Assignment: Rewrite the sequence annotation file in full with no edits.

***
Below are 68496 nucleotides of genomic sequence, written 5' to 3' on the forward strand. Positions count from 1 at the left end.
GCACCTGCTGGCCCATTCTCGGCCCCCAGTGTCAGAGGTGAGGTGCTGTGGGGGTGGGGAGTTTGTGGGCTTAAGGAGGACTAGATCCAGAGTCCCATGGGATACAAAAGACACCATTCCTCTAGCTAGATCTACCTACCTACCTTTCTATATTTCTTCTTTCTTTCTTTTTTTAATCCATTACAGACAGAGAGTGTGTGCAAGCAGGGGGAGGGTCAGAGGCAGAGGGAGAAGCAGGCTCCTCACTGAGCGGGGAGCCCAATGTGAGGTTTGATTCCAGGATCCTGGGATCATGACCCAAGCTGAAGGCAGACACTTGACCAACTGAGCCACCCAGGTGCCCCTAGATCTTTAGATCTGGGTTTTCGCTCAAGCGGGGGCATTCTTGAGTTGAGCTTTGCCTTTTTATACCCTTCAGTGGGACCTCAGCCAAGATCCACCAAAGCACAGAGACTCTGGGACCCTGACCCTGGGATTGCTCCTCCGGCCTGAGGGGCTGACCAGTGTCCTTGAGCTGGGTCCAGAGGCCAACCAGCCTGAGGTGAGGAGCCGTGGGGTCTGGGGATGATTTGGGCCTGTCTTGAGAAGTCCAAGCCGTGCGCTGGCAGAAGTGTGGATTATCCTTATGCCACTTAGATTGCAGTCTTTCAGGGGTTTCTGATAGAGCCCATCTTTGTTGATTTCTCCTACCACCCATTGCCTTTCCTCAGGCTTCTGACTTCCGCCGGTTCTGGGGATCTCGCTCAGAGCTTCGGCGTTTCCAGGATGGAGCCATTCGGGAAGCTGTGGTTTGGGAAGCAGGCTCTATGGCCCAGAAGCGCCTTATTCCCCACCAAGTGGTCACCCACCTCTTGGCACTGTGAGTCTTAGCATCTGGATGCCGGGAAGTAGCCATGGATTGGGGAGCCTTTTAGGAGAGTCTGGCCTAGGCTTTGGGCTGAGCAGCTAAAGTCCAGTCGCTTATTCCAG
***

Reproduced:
Below are 68496 nucleotides of genomic sequence, written 5' to 3' on the forward strand. Positions count from 1 at the left end.
GCACCTGCTGGCCCATTCTCGGCCCCCAGTGTCAGAGGTGAGGTGCTGTGGGGGTGGGGAGTTTGTGGGCTTAAGGAGGACTAGATCCAGAGTCCCATGGGATACAAAAGACACCATTCCTCTAGCTAGATCTACCTACCTACCTTTCTATATTTCTTCTTTCTTTCTTTTTTTAATCCATTACAGACAGAGAGTGTGTGCAAGCAGGGGGAGGGTCAGAGGCAGAGGGAGAAGCAGGCTCCTCACTGAGCGGGGAGCCCAATGTGAGGTTTGATTCCAGGATCCTGGGATCATGACCCAAGCTGAAGGCAGACACTTGACCAACTGAGCCACCCAGGTGCCCCTAGATCTTTAGATCTGGGTTTTCGCTCAAGCGGGGGCATTCTTGAGTTGAGCTTTGCCTTTTTATACCCTTCAGTGGGACCTCAGCCAAGATCCACCAAAGCACAGAGACTCTGGGACCCTGACCCTGGGATTGCTCCTCCGGCCTGAGGGGCTGACCAGTGTCCTTGAGCTGGGTCCAGAGGCCAACCAGCCTGAGGTGAGGAGCCGTGGGGTCTGGGGATGATTTGGGCCTGTCTTGAGAAGTCCAAGCCGTGCGCTGGCAGAAGTGTGGATTATCCTTATGCCACTTAGATTGCAGTCTTTCAGGGGTTTCTGATAGAGCCCATCTTTGTTGATTTCTCCTACCACCCATTGCCTTTCCTCAGGCTTCTGACTTCCGCCGGTTCTGGGGATCTCGCTCAGAGCTTCGGCGTTTCCAGGATGGAGCCATTCGGGAAGCTGTGGTTTGGGAAGCAGGCTCTATGGCCCAGAAGCGCCTTATTCCCCACCAAGTGGTCACCCACCTCTTGGCACTGTGAGTCTTAGCATCTGGATGCCGGGAAGTAGCCATGGATTGGGGAGCCTTTTAGGAGAGTCTGGCCTAGGCTTTGGGCTGAGCAGCTAAAGTCCAGTCGCTTATTCCAG